He made peace with Emperor Heraclius, where he returned to them all their lost territories, but also gave him the True Cross and the other relics that had been stolen from Jerusalem.
Heraclius then brought back the True Cross to Jerusalem to be placed in the Basilica of the Holy Sepulcher built over Calvary where Jesus was crucified. He wanted to carry the cross into Jerusalem but was unable to do so. St. Helen venerating The True Cross
The Patriarch of Jerusalem told him; ‘How can an Emperor carry the cross into Jerusalem dressed in fine clothes when Jesus carried in poverty. So the Emperor took off his fine clothes, put on sackcloth and barefoot, and was then able to carry the cross into the Basilica.
In the Middle Ages (at least by the time of the eighth century), those who were about to die were laid on the ground on top of a sackcloth sprinkled with ashes. The priest would bless the dying person with holy water, saying, “Remember that thou art dust and to dust thou shalt return.” After the sprinkling, the priest asked, “Art thou content with sackcloth and ashes in testimony of thy penance before the Lord in the day of judgment?” To which the dying person replied, “I am content.” In all of these examples, the symbolism of mourning, mortality, and penance is clear.
The History of Ash Wednesday
Ash Wednesday is first mentioned in the earliest copies of the Gregorian Sacramentary which probably dates at least from the 8th century CE. One of the earliest descriptions is found in the writings of the Anglo-Saxon abbot Aelfric who lived from 955 to 1020 CE. In his Lives of the Saints, he wrote, “We read in the books both in the Old Law and in the New that the men who repented of their sins bestrewed themselves with ashes and clothed their bodies with sackcloth. Now let us do this little at the beginning of our Lent that we strew ashes upon our heads to signify that we ought to repent of our sins during the Lenten fast.” (Aelfric then proceeded to tell the tale of a man who refused to go to church for the ashes and was “accidentally” killed several days later in a boar hunt!) This quotation confirms what we know from other sources—that throughout the Middle Ages ashes were sprinkled on the head rather than being anointed on the forehead as in our day.
As Aelfric suggested, the pouring of ashes on one’s body and dressing in sackcloth (a very rough and uncomfortable material) were outer manifestations of inner repentance or mourning which reflect a very ancient practice. It is mentioned several times in the Hebrew Scriptures. Probably the best-known reference is found at the very end of the Book of Job. Job, having been rebuked by God, confesses, “Therefore, I despise myself and repent in dust and ashes” (Job 42:6). Other examples are found in II Samuel 13:19; Esther 4:1,3; Isaiah 61:3; Jeremiah 6:26; Ezekiel 27:30; and Daniel 9:3. In the New Testament Jesus refers to the practice in Matthew 11:21: “Woe to you, Chorazin! Woe to your, Bethsaida! If miracles that were performed in you had been performed in Tyre and Sidon, they would have repented long ago in sackcloth and ashes.”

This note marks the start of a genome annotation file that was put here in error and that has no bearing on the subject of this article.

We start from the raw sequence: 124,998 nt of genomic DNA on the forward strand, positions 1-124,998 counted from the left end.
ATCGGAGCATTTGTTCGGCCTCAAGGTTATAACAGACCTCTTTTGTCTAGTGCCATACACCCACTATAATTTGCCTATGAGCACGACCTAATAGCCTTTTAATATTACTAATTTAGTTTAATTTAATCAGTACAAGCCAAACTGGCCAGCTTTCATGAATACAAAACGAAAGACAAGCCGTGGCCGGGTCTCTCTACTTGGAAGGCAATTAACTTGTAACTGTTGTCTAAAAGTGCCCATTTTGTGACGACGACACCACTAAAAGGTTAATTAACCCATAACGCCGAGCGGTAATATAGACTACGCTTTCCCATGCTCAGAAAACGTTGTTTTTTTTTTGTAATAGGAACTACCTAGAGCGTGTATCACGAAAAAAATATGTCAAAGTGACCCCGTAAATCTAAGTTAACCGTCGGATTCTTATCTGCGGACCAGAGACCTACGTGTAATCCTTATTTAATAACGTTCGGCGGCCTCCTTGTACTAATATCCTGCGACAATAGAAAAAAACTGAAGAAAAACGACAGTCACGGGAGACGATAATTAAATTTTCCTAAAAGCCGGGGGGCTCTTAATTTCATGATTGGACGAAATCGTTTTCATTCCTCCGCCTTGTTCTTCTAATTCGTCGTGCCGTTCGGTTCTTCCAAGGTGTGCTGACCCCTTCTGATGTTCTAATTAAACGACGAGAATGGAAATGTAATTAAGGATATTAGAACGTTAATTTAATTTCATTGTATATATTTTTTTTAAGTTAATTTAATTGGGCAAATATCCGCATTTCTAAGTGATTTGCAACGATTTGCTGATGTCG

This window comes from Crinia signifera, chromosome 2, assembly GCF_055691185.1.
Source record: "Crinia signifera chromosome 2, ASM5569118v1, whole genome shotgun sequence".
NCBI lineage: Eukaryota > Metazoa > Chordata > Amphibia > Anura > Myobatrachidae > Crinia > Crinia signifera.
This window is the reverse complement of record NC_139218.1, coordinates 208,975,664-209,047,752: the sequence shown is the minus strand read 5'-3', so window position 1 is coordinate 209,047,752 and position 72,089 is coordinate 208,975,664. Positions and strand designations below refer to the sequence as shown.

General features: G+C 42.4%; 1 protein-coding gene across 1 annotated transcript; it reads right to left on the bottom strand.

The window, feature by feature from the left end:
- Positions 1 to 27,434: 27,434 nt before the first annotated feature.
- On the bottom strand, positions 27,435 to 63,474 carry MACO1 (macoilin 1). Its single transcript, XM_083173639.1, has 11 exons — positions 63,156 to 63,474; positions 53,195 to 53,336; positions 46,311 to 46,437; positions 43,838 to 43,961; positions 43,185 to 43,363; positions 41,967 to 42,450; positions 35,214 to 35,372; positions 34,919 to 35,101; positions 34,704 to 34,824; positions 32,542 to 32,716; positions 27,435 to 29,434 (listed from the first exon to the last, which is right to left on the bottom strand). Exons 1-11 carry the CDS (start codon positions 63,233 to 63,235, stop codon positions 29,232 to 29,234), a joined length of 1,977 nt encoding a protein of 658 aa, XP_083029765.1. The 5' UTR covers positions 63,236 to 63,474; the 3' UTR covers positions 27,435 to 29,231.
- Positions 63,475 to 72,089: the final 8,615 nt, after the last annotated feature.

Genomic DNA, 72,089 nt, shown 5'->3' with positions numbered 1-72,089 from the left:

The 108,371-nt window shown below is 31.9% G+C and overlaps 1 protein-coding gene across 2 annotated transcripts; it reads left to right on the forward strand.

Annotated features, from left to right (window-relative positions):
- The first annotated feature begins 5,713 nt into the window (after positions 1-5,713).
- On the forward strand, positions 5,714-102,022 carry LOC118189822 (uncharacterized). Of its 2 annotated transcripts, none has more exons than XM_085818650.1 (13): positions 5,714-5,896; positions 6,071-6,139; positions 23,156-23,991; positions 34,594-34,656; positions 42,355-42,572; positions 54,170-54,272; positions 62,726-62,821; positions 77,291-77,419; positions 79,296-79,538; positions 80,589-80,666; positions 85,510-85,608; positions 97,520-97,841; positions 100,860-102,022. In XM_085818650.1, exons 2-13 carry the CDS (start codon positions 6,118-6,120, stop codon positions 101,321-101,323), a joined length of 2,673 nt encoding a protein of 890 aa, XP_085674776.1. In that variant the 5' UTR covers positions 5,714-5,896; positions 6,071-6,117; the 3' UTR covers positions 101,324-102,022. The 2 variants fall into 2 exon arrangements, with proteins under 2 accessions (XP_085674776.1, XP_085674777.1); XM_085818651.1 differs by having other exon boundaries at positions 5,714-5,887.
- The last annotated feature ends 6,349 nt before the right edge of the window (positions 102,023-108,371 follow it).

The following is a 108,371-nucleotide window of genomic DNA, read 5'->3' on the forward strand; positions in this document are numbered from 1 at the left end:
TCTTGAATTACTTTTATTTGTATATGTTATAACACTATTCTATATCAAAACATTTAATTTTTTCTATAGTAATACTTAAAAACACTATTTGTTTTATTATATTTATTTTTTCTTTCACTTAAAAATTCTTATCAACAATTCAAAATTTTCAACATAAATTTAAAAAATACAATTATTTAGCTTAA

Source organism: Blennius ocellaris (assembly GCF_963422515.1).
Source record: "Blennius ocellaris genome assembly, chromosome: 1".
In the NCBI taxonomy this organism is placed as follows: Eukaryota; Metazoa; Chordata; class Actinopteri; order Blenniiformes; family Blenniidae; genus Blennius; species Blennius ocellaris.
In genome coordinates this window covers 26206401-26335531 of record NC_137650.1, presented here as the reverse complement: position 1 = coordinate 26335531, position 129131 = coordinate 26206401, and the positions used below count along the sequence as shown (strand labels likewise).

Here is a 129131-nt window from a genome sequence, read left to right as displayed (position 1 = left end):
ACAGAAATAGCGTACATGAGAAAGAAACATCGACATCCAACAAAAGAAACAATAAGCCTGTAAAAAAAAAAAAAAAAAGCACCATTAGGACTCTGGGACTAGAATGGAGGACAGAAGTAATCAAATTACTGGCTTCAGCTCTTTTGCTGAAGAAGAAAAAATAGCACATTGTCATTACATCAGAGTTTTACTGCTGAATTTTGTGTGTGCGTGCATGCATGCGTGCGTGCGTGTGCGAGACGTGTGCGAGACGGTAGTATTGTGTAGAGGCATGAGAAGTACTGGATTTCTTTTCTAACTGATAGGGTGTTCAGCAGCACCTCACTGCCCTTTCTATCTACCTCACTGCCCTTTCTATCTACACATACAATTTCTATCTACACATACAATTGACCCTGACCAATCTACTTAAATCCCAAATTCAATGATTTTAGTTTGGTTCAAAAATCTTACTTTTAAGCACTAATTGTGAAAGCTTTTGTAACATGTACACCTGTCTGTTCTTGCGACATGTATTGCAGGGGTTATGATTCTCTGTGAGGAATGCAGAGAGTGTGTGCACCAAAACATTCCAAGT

The History of Lent
Today, Ash Wednesday services are some of the most attended services of the year for many parishes. Has it always been that way? The facts appear to bring a much different truth to light. While fasting before Easter seems to have been ancient and widespread, the length of that fast varied significantly from place to place and across generations. In the latter half of the second century, for instance, Irenaeus of Lyons (in Gaul) and Tertullian (in North Africa) tell us that the preparatory fast lasted one or two days, or forty hours—commemorating what was believed to be the exact duration of Christ’s time in the tomb. By the mid-third century, Dionysius of Alexandria speaks of a fast of up to six days practiced by the devout in his see; and the Byzantine historian Socrates relates that the Christians of Rome at some point kept a fast of three weeks. Only following the Council of Nicea in 325
A.D. did the length of Lent become fixed at forty days, and then only nominally.
Accordingly, it was assumed that the forty-day Lent that we encounter almost everywhere by the mid-fourth century must have been the result of a gradual lengthening of the pre-Easter fast by adding days and weeks to the original one- or two-day observance.3 This lengthening, in turn, was thought necessary to make up for the waning zeal of the post-apostolic church and to provide a longer period of instruction for the increasing numbers of former pagans thronging to the font for Easter baptism. Such remained the standard theory for most of the twentieth century.
Now, the days may have been numbered but the actual rules of the fast were about as varied as the people who were in the Church. The only thing they could agree on was the concept of the preparation of the people for the sacrifice of Jesus on the cross and his resurrection three days later on Easter Sunday.